High flier helping women's careers take off

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Emily Moore meets Sarah Furness, a former RAF squadron leader who served in Iraq and Afghanistan and is now a motivational speaker

THE first time that Sarah Furness was shot at, she did not realise what had happened.

‘I was flying over Iraq and I thought that the people on the ground were having a party with a fireworks display,’ she said. ‘In their culture, it is quite common for people to fire rifles into the air as part of a celebration, so my first thought was “Oh, that’s nice”. Then I realised what was really happening and my thought quickly changed to “Oh God, someone’s shooting at me. Someone wants me dead”.’

It was, says the former RAF combat pilot, who is in Jersey today at the invitation of Quilter Cheviot, a ‘humbling moment’.

‘I didn’t feel any indignation; I just found it very sad and humbling to realise that someone hated me so much that they wanted to kill me,’ she said.

Although acknowledging that she had known ‘what she was signing up for’ when she joined the force, she admits that, at the age of 18, she probably didn’t have the maturity to grasp the full implications of her career choice.


‘I think it helped that when you’re that age, you think you’re invincible, so a lot of what you’re training to do doesn’t seem quite real,’ she reflected. ‘War is always a divisive subject but when you join one of the armed forces, you like to think that you’re one of the good guys, trying to make the world safer. To do that, you have to have incredible faith in the people leading your country and believe that if they decide to take action, that action is being taken for the right reasons.

‘In reality, I’m not sure that I had the maturity to grasp that when I was 18. I just thought it was incredibly exciting and I had the unshakeable belief that it was the right thing to do. Having said that, I always believed that war should be a last resort and something which should never be glorified.’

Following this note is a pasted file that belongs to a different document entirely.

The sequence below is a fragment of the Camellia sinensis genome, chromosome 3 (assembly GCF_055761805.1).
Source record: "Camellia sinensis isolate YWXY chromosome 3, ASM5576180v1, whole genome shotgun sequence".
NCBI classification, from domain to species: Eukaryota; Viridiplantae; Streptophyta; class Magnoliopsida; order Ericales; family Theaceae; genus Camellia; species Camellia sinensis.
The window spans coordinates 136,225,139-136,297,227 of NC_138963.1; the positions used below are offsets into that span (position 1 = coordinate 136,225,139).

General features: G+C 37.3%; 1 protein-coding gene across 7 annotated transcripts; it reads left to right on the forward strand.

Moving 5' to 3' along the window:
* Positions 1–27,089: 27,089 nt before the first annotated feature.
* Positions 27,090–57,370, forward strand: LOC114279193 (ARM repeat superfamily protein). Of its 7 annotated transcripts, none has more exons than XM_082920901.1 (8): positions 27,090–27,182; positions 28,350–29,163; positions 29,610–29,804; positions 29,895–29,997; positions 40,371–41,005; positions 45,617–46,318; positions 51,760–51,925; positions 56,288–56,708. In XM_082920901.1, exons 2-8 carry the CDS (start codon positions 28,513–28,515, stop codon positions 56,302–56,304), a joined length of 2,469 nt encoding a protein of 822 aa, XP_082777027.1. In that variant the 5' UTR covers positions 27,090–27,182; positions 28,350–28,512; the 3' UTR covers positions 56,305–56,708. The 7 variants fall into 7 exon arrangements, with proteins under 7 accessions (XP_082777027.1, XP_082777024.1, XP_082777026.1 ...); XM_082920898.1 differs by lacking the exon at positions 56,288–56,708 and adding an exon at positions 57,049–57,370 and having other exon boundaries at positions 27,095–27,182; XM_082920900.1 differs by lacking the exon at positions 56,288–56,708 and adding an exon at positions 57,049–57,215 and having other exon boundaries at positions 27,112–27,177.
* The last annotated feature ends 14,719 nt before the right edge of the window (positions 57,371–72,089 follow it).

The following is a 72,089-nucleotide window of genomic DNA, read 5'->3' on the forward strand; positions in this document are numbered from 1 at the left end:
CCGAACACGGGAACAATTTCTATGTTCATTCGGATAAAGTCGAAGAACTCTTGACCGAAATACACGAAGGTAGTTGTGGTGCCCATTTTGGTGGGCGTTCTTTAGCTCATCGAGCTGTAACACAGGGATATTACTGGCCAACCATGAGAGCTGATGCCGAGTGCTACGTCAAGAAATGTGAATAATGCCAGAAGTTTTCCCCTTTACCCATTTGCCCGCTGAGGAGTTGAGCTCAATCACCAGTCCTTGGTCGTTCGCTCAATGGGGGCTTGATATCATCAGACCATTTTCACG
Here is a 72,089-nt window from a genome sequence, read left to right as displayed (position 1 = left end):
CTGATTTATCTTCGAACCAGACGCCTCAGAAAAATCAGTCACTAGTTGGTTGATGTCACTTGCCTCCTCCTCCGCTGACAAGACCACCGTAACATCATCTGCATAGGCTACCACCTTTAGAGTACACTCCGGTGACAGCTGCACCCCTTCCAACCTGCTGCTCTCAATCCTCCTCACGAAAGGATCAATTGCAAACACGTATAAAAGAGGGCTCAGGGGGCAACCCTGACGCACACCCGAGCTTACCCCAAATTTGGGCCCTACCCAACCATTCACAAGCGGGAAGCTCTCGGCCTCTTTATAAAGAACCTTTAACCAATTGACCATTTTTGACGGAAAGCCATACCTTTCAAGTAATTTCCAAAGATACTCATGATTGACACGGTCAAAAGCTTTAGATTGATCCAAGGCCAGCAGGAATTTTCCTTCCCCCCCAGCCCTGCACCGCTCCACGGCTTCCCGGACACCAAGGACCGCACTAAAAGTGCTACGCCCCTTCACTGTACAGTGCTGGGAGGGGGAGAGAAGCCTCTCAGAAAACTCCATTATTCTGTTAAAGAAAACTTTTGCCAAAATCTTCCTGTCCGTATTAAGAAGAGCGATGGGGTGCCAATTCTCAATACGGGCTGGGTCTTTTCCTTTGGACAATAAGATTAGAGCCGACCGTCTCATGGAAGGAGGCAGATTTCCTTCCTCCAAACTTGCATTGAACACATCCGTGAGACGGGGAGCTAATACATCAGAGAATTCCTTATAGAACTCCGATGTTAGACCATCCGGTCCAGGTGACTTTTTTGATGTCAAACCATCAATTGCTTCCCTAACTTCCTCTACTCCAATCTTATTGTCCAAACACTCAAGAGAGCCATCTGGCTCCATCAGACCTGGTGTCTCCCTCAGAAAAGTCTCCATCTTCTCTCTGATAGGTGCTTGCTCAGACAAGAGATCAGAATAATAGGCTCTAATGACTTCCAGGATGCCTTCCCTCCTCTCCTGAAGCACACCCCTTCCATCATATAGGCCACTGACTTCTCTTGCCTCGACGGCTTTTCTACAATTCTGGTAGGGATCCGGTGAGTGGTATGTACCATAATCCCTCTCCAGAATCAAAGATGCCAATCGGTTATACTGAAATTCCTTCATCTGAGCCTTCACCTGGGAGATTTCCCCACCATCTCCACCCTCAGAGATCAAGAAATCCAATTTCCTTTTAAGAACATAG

Despite that conviction, it was the ‘slightly glorified’ film Top Gun which initially triggered Sarah’s desire to join the military.

‘I was 12 when I first saw the film and I knew immediately that was what I wanted to do,’ she said. ‘While any war movie will be a touch glorified, the film wasn’t glorifying killing people but serving your country and, in my mind, it was never about trying to oppress or hurt people but about the sacrifice that we were prepared to make. From that point, I became incredibly focused on achieving that goal, planning the subjects I needed to study and joining the CCF and Air Cadets so that I learnt to fly from an early age.’

And while many parents might have tried to dissuade their 12-year-old daughter from following such a path, Sarah said that her family was nothing but supportive.

‘Neither of my parents tried to talk me out of it and their support meant that I was able to focus even more on achieving that goal. My dad had been in the Air Force and my mother was incredibly brave and tenacious. They had faith in me and raised to me have that faith in myself,’ she said. ‘At that point, the ambition was to join the RAF but also to study astrophysics, so that after a career as a fighter pilot, I could become an astronaut.’


However, when she won a place at Cambridge, she discovered that the university did not offer an astrophysics course – a short-term setback which, in the long run, sowed the seeds for her post-military career as a motivational speaker and coach.

‘I studied natural sciences with a view to specialising in astrophysics later but, when the time came, I realised that I didn’t particularly enjoy maths or physics, while I had a real passion for the more philosophical questions, so I branched out into theology and the debate between science and religion,’ she said.

Having flown gliders and light aircraft during her school days, it was at university that Sarah began her official military flying training.

‘The dangers of the job that we were preparing to do never crossed my mind at that stage,’ she said. ‘My greatest fear was failing the course, as the failure rate was quite high.’

Having passed the course and gone on to become a squadron leader, Sarah’s RAF career saw her serve in countries including Iraq and Afghanistan. And that was when she started to appreciate the dangers of her line of work.

‘I was involved in some really intense missions and, at those times, the risks started to feel more real. There were definitely moments when I worried for my life and wondered whether I would be coming home,’ she reflected. ‘It was those moments that made me appreciate what was really important in life because, when you suddenly think that you might not come home, the little things cease to matter and all you think about is your family and friends and how much you love them.’